Running Diary: Cold weather survival team building

Every year, my boss gets our geographically distributed team of 30+ full time staff together for a  multi-day get together. Among the things we do at these meetings, which was especially important this past year since a reorg brought us a new subset of people, is play some team building game. We shuffle the people in our three development teams so we get a chance to interact with people we normally wouldn’t, which gives us a chance to build a wider set of relationships.  This year’s game was particularly interesting as it presented a scenario that created a microcosm of the things that go on in real projects:

  • Requirements were sometimes vague
  • The group had to decide what to optimize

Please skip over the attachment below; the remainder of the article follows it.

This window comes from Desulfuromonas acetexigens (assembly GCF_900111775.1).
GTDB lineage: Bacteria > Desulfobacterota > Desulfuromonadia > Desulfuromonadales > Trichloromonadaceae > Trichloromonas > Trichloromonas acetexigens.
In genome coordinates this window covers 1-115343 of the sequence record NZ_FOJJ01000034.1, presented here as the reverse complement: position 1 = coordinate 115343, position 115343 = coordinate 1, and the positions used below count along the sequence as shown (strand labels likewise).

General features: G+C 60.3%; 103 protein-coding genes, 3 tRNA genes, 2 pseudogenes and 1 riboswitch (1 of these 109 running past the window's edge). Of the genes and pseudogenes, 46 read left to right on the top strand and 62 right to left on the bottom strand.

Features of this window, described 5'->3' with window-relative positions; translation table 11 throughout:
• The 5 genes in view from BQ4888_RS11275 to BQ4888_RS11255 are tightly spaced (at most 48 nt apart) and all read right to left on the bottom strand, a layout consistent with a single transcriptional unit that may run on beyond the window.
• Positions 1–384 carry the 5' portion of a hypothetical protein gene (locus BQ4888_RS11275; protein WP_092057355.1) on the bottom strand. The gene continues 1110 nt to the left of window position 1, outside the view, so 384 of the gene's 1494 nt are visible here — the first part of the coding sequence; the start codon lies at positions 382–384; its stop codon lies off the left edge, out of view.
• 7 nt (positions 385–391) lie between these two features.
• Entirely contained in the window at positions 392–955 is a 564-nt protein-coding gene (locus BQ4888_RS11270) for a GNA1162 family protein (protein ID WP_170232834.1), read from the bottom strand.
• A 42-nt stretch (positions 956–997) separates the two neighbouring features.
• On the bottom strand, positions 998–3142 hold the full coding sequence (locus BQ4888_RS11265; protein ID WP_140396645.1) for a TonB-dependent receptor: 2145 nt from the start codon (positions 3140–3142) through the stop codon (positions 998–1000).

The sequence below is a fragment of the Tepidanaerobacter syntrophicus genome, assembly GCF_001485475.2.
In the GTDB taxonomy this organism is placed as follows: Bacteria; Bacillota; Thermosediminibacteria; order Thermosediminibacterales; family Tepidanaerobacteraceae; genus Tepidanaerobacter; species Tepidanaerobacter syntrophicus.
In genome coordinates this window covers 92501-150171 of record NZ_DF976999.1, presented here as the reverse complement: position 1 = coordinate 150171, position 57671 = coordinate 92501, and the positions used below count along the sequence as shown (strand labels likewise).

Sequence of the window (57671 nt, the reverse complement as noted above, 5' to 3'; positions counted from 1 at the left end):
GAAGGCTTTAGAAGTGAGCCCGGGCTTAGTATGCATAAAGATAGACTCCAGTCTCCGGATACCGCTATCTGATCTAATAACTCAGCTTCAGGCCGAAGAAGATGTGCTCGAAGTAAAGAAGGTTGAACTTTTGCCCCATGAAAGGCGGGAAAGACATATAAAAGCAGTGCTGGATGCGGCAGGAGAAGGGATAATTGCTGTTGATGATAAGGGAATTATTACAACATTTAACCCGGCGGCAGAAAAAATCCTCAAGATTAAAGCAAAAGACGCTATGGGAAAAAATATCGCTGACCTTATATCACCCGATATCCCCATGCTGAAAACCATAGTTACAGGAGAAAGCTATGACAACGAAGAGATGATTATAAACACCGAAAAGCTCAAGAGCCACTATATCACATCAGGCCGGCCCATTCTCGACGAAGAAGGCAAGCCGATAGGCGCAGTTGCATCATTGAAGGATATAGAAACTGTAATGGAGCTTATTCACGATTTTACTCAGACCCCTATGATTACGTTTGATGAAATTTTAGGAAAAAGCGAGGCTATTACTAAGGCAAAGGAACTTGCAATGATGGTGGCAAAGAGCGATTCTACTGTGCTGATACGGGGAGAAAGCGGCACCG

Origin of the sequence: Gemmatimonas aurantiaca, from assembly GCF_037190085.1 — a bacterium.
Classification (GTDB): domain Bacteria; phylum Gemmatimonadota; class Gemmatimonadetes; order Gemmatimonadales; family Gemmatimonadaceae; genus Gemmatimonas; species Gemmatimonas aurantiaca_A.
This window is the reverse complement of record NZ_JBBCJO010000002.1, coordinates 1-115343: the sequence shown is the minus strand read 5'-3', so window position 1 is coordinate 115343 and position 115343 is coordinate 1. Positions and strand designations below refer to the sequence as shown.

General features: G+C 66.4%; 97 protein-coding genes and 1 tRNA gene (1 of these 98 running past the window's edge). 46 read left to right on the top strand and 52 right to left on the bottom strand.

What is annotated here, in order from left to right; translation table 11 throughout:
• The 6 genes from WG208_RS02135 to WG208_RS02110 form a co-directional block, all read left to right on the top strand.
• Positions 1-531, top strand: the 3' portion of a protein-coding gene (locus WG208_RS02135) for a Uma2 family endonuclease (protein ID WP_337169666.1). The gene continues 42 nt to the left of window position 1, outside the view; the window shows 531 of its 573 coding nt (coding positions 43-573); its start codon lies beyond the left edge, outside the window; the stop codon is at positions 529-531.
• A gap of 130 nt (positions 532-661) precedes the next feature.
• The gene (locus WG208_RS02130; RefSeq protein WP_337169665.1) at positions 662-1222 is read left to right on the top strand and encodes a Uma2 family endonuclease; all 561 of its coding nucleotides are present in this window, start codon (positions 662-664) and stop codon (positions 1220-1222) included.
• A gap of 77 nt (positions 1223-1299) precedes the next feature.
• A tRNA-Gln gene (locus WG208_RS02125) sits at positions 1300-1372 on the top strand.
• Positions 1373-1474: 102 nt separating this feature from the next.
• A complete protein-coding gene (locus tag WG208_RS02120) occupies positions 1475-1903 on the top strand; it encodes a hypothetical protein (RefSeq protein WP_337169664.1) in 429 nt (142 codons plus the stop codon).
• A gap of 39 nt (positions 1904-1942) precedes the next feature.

• Not everybody got their way and arguments insured
  • Time was sometimes not used as wisely as it could have been
  • The outcome was mostly correct, but not perfect


My friend and colleague Pete Broding always picks the game and this year he found one online whose rules were as follows:

You and your companions have just survived the crash of a small plane.  Both the pilot and co-pilot were killed in the crash.  It is mid-January , and you are in Northern Canada.  The daily temperature is 25 below zero, and the night time temperature is 40 below zero.  There is snow on the ground, and the countryside is wooded with with several creeks criss-crossing the area.  The nearest town is 20 miles away.  You are all dressed in city clothes appropriate for a business meeting.  Your group of survivors managed to salvage the following items:

A ball of steel wool
A small ax
A  loaded  .45-caliber pistol
Can of Crisco shortening
Newspapers (one per person)
Cigarette lighter (without fluid)
Extra shirt and pants for each survivor
20 x 20 ft. piece of heavy-duty canvas
A sectional air map made of plastic
One quart of 100-proof whiskey
A  compass
Family-size chocolate bars (one per person)